Explaining cutting-edge physics to non-physicists is a nearly impossible task. Compounding the problem is the fact that physics is grounded in mathematics, and because key concepts have to be put into layperson’s terms and illustrated with everyday analogies, much is lost in translation.
In his new book, physicist Lee Smolin puts forward a transformative and contrarian thesis, the outlines of which, at least, a general reader should be able to follow. The key precept is that time, a concept many modern physicists set aside in their modelling, must be reintroduced as a real and vital force. Mathematics, in this new dispensation, “will continue to be a handmaiden to Science, but she can no longer be the Queen.” The absolute, eternal laws of mathematics need to be replaced by laws of nature that evolve over time.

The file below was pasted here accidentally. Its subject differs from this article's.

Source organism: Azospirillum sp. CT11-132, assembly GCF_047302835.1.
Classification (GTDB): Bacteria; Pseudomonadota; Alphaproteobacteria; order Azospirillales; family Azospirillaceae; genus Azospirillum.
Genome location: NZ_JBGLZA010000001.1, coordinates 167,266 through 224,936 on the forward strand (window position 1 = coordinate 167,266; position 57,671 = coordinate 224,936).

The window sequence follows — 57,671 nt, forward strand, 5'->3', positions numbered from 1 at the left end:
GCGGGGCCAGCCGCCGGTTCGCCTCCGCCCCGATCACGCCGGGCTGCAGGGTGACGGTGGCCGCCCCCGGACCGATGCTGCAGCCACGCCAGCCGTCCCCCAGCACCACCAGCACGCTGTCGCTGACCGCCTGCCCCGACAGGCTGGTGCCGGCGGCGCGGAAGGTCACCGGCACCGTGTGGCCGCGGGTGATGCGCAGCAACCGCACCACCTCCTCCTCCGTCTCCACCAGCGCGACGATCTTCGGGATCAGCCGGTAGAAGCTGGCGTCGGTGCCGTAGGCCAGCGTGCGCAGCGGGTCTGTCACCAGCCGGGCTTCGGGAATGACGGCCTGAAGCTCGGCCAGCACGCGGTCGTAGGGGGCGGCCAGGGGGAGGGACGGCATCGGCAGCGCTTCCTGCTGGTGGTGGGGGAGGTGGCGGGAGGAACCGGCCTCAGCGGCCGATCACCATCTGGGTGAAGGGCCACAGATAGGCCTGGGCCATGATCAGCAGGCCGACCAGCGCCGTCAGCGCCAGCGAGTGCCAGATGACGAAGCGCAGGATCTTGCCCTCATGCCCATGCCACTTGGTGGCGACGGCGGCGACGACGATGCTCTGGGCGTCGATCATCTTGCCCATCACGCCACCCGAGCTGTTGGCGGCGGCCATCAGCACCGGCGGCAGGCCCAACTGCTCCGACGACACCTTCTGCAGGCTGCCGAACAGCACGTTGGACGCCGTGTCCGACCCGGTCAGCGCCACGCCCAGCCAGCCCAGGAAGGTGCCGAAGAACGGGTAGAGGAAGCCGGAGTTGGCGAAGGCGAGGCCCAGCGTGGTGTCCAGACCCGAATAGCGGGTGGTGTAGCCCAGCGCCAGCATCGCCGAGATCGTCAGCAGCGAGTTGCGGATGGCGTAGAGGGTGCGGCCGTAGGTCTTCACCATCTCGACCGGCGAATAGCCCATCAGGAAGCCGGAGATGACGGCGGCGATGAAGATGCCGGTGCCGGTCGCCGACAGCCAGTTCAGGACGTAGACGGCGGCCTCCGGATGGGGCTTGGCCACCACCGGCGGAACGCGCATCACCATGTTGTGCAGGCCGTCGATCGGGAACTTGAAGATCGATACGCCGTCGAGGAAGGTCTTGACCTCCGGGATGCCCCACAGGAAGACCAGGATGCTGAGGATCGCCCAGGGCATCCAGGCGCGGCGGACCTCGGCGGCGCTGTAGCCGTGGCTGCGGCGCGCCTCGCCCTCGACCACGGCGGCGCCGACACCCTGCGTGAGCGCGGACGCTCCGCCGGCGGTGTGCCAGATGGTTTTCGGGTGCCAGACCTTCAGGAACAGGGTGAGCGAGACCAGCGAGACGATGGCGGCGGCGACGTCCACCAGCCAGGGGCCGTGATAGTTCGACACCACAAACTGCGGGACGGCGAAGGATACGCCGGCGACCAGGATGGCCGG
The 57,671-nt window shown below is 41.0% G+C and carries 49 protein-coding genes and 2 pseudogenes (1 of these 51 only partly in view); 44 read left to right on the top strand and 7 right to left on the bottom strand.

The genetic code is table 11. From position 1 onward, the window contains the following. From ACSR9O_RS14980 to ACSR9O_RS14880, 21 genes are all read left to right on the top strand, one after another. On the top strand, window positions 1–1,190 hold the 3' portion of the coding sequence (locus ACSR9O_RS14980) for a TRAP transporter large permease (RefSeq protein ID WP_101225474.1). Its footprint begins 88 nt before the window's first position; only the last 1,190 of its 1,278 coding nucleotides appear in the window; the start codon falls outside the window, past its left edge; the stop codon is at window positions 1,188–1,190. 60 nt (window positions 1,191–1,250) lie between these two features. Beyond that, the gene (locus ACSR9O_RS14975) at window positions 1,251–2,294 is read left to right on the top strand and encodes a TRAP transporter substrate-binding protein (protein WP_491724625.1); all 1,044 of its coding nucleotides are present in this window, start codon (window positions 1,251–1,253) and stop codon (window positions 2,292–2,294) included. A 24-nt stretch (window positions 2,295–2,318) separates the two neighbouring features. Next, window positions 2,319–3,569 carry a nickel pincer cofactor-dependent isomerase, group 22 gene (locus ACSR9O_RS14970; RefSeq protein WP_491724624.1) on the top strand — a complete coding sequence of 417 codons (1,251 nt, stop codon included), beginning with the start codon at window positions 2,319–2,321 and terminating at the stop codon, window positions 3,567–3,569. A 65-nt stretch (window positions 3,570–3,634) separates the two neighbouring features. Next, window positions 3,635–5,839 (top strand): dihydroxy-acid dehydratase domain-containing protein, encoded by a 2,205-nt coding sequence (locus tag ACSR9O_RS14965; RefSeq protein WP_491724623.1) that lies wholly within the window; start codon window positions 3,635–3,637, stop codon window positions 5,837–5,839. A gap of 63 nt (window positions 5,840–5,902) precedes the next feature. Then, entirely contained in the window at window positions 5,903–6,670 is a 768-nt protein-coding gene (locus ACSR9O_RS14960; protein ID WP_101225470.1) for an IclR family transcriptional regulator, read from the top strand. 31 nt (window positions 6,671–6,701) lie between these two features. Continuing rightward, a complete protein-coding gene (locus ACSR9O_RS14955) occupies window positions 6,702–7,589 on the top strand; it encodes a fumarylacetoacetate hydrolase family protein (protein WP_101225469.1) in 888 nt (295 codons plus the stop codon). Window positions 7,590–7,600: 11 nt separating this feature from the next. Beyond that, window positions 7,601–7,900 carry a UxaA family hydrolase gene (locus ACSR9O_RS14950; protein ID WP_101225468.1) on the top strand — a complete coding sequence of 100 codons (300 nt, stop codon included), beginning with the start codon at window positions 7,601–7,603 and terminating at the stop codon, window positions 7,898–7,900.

This is a Big Idea, and one with ramifications ranging from the Big Bang to the end of the universe. Bigness is important, because Smolin believes that for a theory of everything to be truly foundational, it can’t merely describe a timeless chunk of the universe, but must account for an entire universe that exists in time. This idea signals a radical turn “involving not just the invention of a new theory but a new method and hence a new kind of theory.” It marks what is, thus far, an admittedly speculative shift, though one Smolin believes will ultimately generate predictions capable of being subjected to experimental testing, as opposed to current models, which are criticized for being too metaphysical and mythical.
Whether or not you find the argument convincing, there is a lot here to mull over. Smolin engages with a number of current cosmological, scientific, and philosophical debates. The material is presented clearly throughout, though there are inevitable sticky passages and moments in which Smolin is forced to confess that certain concepts do not readily lend themselves to non-technical explication.
The main thread of the argument, however, is easily grasped, and stands as a provocative challenge to the present state of what we think we know about the universe.